Fordham’s Mask Mandate: Who’s Following It?


Emily Hur/The Fordham Ram

Vaccinated students must wear face masks indoors but aren’t required to wear them in outdoor areas on campus.

With the delta variant of COVID-19 still spreading throughout the United States, Fordham University adopted the CDC’s recommendation to implement an indoor mask-mandate for the fall 2021 semester. In an email sent to the Fordham community on Aug. 19, two weeks before the start of the academic year, the university announced that all students and employees will be required to wear face masks while indoors on campus, regardless of vaccination status.

This announcement was a disappointment to some students who were excited to be returning to campus for a “normal” school-year after more than a year of online learning. Some members of the Fordham community were also confused as to why the indoor mask-mandate was adopted for the fall when vaccination is also required for all community members to enter campus. Unvaccinated members of the Fordham community are not able to “dine indoors, use indoor athletic facilities nor take part in indoor entertainment events per the New York City policy,” according to Fordham’s official website.

To get a sense of Fordham students’ opinions on the current masking requirements, the Ram conducted a poll. Of the 15 students polled through a Google form, 53.3% felt that masks were redundant with such a high percentage of the community being vaccinated. The other 46.7% preferred the extra protection that masks provide in tandem with the vaccine.

When surveyed on the importance of masks in various locations, many students thought masks are not very important or unnecessary in places like residence halls. Of those surveyed, 66.7% of students felt that masks were unnecessary or not very important in residence halls and 46.7% felt that masks were unnecessary or not very important in the residence hall lounges.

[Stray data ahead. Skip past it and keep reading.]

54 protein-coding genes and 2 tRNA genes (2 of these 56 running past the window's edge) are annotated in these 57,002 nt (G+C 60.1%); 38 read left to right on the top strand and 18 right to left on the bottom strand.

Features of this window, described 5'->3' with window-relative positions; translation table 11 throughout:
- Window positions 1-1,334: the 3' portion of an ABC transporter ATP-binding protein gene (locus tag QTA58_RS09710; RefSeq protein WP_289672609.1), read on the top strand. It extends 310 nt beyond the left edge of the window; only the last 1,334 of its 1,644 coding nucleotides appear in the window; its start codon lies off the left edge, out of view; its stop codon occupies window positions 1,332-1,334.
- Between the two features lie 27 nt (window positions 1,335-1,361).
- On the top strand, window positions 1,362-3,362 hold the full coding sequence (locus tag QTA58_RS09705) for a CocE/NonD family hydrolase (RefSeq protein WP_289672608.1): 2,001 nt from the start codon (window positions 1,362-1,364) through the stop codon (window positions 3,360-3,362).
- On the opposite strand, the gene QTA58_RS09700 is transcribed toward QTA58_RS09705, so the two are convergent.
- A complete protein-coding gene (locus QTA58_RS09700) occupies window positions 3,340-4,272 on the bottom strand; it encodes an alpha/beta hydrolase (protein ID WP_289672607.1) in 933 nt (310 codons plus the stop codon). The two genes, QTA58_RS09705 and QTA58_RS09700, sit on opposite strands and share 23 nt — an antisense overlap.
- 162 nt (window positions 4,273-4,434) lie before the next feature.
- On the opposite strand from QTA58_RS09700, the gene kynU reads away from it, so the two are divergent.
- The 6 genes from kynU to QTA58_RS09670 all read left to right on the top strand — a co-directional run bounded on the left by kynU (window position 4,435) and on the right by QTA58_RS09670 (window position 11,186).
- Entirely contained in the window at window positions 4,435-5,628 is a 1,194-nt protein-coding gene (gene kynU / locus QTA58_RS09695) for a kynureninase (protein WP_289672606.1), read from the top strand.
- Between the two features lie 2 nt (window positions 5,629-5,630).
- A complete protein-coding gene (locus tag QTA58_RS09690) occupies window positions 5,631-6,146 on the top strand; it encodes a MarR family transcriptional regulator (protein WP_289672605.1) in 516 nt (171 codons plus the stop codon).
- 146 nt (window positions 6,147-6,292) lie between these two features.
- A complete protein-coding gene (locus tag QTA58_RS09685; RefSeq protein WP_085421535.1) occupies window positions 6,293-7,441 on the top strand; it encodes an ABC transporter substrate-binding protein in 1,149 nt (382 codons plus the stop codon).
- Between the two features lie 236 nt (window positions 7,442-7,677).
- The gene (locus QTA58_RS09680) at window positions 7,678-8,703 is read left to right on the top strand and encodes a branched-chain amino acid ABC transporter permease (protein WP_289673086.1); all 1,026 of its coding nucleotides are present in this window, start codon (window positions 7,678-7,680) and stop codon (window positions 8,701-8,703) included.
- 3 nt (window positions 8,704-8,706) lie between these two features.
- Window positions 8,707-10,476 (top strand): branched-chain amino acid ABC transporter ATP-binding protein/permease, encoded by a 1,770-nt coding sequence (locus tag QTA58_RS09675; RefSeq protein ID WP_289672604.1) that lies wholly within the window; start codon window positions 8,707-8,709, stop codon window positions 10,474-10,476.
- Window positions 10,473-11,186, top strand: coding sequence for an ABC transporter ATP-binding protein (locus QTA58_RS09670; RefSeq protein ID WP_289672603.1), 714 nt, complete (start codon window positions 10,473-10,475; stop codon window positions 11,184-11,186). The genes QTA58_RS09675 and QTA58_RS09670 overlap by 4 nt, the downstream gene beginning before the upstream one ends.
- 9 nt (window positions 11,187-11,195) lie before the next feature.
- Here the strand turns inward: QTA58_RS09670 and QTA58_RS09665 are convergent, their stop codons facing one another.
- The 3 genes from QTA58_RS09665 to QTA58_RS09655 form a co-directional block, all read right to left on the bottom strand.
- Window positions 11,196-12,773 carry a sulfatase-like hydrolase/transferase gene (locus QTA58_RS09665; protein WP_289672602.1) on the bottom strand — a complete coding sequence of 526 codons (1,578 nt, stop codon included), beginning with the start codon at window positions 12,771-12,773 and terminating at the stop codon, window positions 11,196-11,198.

Fordham students are particularly against the mask mandate in the Ram Fit Center, located on the bottom floor of the McGinley Center across from the post office. Sarah Bickford, administrator of fitness and recreation at Fordham, said not every student chooses to follow the official masking policy while working out.

“We tend to have a little 50/50,” said Bickford, “It tends to be once they come in, we’ve been having problems with people going into a studio or an area where they think we can’t see them and they take [their masks] off.”

Surveyed students report that masks “get really hot and stuffy” and are “hard to breathe [in].” 46.6% of surveyed students felt that mask use in the gym is unnecessary or not very important while the other 53.4% felt that masks are kind of important or important. None felt that masks are necessary in the gym.

A reminder for students to wear masks properly is repeated over the loudspeakers every few minutes as fitness center staff members notice people defying the university’s rule, said Bickford. “COVID has mutated, and we just don’t know what it looks like,” she said. “It [could] turn into something else, so we don’t know really, with the vaccination, are we safe, are we not safe? We’re just trying to control the area that we can control down here by making sure everybody is wearing their masks.”

According to the university’s official website, over 98% of Fordham undergraduate students have been vaccinated against COVID-19. Currently, over 98% of university employees are also vaccinated. However, the CDC still recommends that fully vaccinated individuals wear masks in indoor settings in areas in the United States “of substantial or high transmission.”

So, when will the masks come off? There is no clear answer yet. One study published in the New England Journal of Medicine found that the full dosage of the Pfizer vaccine is around 88% effective against the delta variant. As of Saturday, Sept. 18, both New York County and Bronx County are categorized as areas of “high” transmission of COVID-19, according to the CDC’s COVID Data Tracker. A study published by Proceedings of the National Academy of Arts and Sciences (PNAS) found that “places and time periods where mask usage is required or widespread have shown substantially lower community transmission.”

Under CDC guidelines, New York City is considered an area of “high transmission,” defined as an area with over 50 cases per 100,000 residents over the last seven days or 8% test positivity rate over the same period. As of Sept. 20, the Bronx and Manhattan reported 106.26 and 136.98 cases per 100,000 residents, respectively.

For now, expert wisdom seems to indicate that masks are a good way to protect against breakthrough infections that can still occur in vaccinated communities. Until rates fall below the CDC threshold and remain consistent, Fordham students will likely continue to be asked to wear face masks indoors on campus, even when working out in the gym.